Supreme Court's ruling on arbitrary arrest
We welcome the Supreme Court's verdict to uphold High Court directives to stop police forces from making arbitrary arrests on suspicion and torturing arrestees while in remand. This has happened after 13 long years since the HC gave the directives. But though late in coming, the SC's move will no doubt give hope to the people of this country that arbitrary arrests, torture and death in custody will become aberrations of the past.
The directives include, among other things, barring law enforcers from arresting any person under the Special Powers Act after picking him/her up on suspicion and declaring sections 54 and 167 of the Code of Criminal Procedure (CrPC) to be inconsistent with the fundamental rights guaranteed by the constitution. They also would make the procedure of arrest and interrogation more transparent, lessen the scope of abuse of power and ensure due process to individuals being apprehended.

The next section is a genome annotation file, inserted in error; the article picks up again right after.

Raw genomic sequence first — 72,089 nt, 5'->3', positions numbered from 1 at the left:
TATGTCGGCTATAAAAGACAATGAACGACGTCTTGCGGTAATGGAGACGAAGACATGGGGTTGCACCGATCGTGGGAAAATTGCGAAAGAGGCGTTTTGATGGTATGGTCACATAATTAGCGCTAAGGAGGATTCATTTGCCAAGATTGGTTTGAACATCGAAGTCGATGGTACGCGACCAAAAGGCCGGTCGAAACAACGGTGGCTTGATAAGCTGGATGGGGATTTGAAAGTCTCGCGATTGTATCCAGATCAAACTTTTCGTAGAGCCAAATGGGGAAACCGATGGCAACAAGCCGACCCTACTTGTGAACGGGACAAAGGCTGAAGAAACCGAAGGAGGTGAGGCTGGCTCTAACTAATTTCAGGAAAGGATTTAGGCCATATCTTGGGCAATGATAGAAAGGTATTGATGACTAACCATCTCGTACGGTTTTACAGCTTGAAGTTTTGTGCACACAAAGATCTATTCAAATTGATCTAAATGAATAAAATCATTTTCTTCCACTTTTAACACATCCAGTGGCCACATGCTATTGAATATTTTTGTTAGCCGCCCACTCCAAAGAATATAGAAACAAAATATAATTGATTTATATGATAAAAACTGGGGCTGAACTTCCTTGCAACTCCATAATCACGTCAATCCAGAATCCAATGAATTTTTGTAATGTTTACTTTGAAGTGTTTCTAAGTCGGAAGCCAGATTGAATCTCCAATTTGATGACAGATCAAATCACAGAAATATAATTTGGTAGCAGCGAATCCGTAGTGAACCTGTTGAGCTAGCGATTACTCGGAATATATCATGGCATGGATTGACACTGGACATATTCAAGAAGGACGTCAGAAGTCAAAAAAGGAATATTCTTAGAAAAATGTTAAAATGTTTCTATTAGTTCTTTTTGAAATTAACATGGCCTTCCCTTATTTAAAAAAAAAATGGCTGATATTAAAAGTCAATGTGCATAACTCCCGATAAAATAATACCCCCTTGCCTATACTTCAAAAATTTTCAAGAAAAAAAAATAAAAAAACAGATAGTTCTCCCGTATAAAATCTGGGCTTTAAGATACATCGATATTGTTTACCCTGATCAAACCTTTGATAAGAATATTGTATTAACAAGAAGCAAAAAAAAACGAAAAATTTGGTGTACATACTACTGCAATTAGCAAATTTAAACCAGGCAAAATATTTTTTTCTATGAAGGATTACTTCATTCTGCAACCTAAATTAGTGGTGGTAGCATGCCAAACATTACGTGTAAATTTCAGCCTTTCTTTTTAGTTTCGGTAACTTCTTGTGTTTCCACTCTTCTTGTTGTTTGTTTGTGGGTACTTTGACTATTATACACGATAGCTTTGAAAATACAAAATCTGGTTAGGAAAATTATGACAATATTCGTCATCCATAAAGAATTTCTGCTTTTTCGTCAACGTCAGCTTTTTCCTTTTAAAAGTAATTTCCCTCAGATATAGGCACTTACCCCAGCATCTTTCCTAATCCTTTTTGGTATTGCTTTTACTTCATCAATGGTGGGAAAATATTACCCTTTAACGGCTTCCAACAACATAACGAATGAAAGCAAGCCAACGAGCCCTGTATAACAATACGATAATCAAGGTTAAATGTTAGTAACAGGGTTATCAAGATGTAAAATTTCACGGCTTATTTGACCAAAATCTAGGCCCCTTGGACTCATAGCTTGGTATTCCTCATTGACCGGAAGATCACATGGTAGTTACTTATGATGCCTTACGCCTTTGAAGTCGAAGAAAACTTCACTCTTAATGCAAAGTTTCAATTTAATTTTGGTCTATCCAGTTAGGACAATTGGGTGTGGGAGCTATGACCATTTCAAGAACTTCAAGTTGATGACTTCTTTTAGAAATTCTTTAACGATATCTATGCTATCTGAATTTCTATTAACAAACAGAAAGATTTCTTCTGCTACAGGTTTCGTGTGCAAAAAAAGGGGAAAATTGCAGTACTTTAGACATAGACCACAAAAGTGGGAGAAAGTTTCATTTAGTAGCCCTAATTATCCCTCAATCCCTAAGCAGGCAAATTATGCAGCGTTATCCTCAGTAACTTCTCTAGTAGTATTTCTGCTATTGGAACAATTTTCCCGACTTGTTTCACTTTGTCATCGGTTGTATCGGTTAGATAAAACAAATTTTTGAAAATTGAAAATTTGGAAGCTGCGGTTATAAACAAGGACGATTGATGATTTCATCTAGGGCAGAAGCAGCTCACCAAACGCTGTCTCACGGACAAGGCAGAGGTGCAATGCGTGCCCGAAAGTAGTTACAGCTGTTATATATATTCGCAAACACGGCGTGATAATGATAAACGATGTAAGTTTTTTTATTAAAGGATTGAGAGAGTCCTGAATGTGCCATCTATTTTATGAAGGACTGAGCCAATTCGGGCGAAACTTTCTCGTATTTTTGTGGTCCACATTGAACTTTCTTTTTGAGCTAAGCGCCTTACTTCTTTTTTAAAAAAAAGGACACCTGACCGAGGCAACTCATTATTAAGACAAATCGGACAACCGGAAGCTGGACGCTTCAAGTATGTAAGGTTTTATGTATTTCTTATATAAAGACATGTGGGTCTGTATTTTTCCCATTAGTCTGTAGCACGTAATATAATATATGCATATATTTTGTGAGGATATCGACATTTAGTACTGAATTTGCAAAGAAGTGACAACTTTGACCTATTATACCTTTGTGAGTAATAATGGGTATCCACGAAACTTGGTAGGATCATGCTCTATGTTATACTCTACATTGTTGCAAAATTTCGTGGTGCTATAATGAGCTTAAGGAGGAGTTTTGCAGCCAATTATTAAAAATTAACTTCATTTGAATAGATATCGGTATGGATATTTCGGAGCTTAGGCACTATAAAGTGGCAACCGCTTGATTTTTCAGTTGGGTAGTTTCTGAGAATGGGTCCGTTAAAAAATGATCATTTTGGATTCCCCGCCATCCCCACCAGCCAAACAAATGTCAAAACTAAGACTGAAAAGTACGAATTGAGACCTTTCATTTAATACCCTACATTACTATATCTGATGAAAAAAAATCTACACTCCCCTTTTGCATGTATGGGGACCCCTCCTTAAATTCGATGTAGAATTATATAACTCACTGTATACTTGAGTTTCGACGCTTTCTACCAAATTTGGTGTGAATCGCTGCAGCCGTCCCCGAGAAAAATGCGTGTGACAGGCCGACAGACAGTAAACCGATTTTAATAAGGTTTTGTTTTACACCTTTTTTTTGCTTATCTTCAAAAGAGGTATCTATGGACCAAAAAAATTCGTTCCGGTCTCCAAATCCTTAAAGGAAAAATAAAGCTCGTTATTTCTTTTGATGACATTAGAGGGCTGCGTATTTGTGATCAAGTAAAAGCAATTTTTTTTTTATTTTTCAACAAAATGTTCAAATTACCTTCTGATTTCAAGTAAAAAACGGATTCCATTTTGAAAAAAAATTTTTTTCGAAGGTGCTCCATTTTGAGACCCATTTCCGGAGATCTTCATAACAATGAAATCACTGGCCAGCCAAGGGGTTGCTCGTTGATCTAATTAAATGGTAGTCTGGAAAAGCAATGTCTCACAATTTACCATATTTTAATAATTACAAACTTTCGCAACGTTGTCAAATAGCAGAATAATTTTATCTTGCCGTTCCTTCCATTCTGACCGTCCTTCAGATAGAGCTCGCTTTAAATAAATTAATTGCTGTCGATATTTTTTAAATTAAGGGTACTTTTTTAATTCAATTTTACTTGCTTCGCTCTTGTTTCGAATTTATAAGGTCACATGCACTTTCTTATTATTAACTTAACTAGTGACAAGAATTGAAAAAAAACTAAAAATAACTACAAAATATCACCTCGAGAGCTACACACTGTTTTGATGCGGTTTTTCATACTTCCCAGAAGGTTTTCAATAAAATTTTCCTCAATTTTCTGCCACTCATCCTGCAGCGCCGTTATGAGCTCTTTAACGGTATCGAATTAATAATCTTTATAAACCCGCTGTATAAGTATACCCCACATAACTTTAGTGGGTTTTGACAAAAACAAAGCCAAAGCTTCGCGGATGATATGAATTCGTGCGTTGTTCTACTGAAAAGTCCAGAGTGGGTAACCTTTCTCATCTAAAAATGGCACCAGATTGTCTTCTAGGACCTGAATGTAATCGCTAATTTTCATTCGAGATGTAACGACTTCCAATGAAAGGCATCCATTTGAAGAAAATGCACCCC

For far too long, ordinary citizens have had to bear in silence abuses committed by security forces. Individuals have been picked up at the dead of night by plainclothes policemen, taken into custody and later returned to their families grievously wounded, traumatised or dead. These gross human rights abuses have been tolerated and ignored, thus encouraging further abuse of power.
The government should not take the SC's decision as a defeat but rather embrace it as a move away from draconian practices of colonial rule and enforce it with vigour. These directives uphold the values of our Liberation War to free our people from the clutches of injustice. This is, therefore, a victory of good governance, justice and democracy. Surely that is what our government should stand for.